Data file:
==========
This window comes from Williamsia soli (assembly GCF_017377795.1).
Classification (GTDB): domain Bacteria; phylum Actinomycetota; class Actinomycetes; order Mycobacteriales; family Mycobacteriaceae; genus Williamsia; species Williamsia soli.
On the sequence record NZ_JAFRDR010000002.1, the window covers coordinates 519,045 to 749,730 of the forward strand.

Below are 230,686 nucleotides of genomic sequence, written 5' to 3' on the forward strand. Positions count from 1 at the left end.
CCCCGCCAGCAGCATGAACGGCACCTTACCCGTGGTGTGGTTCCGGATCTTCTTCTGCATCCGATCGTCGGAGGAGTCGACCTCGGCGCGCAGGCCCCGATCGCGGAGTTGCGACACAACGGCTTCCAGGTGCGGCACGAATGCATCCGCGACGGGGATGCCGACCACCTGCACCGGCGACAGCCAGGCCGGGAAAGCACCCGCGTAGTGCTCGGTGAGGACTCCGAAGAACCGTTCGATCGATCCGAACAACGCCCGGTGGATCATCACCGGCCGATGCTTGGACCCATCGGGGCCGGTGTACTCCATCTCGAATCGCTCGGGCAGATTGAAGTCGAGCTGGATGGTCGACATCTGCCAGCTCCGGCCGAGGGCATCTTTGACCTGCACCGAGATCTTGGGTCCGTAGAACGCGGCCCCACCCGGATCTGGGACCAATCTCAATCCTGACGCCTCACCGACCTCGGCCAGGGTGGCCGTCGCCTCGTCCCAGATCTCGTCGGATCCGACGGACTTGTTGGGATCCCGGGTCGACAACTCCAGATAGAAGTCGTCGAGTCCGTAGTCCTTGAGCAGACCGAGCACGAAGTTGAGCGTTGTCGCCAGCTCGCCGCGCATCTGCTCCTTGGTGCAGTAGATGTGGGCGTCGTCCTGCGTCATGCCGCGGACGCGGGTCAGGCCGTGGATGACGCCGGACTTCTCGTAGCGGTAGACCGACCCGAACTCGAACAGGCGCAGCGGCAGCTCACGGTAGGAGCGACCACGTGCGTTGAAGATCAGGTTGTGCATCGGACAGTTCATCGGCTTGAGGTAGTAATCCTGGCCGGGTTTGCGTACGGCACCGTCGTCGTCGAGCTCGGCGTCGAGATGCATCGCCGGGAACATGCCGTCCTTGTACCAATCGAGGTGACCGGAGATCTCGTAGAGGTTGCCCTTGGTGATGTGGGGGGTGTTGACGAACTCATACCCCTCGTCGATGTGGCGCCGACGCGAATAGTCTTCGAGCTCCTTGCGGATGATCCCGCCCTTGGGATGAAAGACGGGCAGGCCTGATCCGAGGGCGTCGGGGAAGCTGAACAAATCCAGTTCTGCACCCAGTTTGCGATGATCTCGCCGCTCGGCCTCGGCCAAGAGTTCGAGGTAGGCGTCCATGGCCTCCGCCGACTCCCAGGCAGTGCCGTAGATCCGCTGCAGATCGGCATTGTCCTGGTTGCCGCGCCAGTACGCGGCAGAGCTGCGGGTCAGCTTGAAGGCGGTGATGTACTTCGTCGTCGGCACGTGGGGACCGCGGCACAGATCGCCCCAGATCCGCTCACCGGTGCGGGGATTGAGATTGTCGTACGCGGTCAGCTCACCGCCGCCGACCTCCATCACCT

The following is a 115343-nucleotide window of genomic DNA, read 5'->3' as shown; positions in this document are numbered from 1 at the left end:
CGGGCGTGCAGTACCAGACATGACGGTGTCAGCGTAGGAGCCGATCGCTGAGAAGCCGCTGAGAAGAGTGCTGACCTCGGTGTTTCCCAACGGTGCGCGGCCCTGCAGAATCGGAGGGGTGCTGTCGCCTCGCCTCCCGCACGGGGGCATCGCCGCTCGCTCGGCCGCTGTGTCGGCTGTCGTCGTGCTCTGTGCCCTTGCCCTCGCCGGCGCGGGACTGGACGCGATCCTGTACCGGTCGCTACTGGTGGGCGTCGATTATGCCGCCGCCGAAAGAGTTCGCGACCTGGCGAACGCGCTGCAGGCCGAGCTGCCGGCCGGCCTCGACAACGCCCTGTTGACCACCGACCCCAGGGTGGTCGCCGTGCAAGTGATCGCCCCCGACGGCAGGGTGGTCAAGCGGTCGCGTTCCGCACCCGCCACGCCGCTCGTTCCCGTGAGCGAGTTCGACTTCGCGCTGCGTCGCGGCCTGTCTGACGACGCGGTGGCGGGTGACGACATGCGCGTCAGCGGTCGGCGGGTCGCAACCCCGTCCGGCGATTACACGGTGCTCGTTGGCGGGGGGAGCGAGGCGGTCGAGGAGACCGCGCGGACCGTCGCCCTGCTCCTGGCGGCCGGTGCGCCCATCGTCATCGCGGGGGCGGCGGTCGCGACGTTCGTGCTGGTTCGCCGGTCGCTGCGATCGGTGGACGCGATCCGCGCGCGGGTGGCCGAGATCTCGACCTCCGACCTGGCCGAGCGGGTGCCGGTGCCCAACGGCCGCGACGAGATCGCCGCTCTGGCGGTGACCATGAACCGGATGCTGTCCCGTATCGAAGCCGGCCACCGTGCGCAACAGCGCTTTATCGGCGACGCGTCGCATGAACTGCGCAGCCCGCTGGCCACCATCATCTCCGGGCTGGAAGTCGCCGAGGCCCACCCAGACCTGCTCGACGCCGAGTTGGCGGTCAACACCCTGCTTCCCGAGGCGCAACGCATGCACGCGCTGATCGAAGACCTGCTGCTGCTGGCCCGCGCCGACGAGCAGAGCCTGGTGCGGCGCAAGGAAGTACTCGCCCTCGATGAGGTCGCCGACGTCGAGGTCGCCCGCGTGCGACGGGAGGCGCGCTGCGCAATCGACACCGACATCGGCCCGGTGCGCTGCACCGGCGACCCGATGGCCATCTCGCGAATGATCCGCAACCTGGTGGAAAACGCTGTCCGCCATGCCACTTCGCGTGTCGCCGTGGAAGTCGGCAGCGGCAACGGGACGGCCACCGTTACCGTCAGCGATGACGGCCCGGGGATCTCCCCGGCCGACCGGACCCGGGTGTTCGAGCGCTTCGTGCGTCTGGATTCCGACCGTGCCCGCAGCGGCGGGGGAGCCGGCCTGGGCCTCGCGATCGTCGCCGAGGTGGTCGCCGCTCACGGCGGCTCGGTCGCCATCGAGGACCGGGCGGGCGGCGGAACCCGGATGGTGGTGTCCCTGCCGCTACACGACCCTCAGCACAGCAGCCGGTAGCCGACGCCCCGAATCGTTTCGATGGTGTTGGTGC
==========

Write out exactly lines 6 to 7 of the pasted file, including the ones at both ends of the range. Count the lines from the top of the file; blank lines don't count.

The following is a 115343-nucleotide window of genomic DNA, read 5'->3' as shown; positions in this document are numbered from 1 at the left end:
CGGGCGTGCAGTACCAGACATGACGGTGTCAGCGTAGGAGCCGATCGCTGAGAAGCCGCTGAGAAGAGTGCTGACCTCGGTGTTTCCCAACGGTGCGCGGCCCTGCAGAATCGGAGGGGTGCTGTCGCCTCGCCTCCCGCACGGGGGCATCGCCGCTCGCTCGGCCGCTGTGTCGGCTGTCGTCGTGCTCTGTGCCCTTGCCCTCGCCGGCGCGGGACTGGACGCGATCCTGTACCGGTCGCTACTGGTGGGCGTCGATTATGCCGCCGCCGAAAGAGTTCGCGACCTGGCGAACGCGCTGCAGGCCGAGCTGCCGGCCGGCCTCGACAACGCCCTGTTGACCACCGACCCCAGGGTGGTCGCCGTGCAAGTGATCGCCCCCGACGGCAGGGTGGTCAAGCGGTCGCGTTCCGCACCCGCCACGCCGCTCGTTCCCGTGAGCGAGTTCGACTTCGCGCTGCGTCGCGGCCTGTCTGACGACGCGGTGGCGGGTGACGACATGCGCGTCAGCGGTCGGCGGGTCGCAACCCCGTCCGGCGATTACACGGTGCTCGTTGGCGGGGGGAGCGAGGCGGTCGAGGAGACCGCGCGGACCGTCGCCCTGCTCCTGGCGGCCGGTGCGCCCATCGTCATCGCGGGGGCGGCGGTCGCGACGTTCGTGCTGGTTCGCCGGTCGCTGCGATCGGTGGACGCGATCCGCGCGCGGGTGGCCGAGATCTCGACCTCCGACCTGGCCGAGCGGGTGCCGGTGCCCAACGGCCGCGACGAGATCGCCGCTCTGGCGGTGACCATGAACCGGATGCTGTCCCGTATCGAAGCCGGCCACCGTGCGCAACAGCGCTTTATCGGCGACGCGTCGCATGAACTGCGCAGCCCGCTGGCCACCATCATCTCCGGGCTGGAAGTCGCCGAGGCCCACCCAGACCTGCTCGACGCCGAGTTGGCGGTCAACACCCTGCTTCCCGAGGCGCAACGCATGCACGCGCTGATCGAAGACCTGCTGCTGCTGGCCCGCGCCGACGAGCAGAGCCTGGTGCGGCGCAAGGAAGTACTCGCCCTCGATGAGGTCGCCGACGTCGAGGTCGCCCGCGTGCGACGGGAGGCGCGCTGCGCAATCGACACCGACATCGGCCCGGTGCGCTGCACCGGCGACCCGATGGCCATCTCGCGAATGATCCGCAACCTGGTGGAAAACGCTGTCCGCCATGCCACTTCGCGTGTCGCCGTGGAAGTCGGCAGCGGCAACGGGACGGCCACCGTTACCGTCAGCGATGACGGCCCGGGGATCTCCCCGGCCGACCGGACCCGGGTGTTCGAGCGCTTCGTGCGTCTGGATTCCGACCGTGCCCGCAGCGGCGGGGGAGCCGGCCTGGGCCTCGCGATCGTCGCCGAGGTGGTCGCCGCTCACGGCGGCTCGGTCGCCATCGAGGACCGGGCGGGCGGCGGAACCCGGATGGTGGTGTCCCTGCCGCTACACGACCCTCAGCACAGCAGCCGGTAGCCGACGCCCCGAATCGTTTCGATGGTGTTGGTGC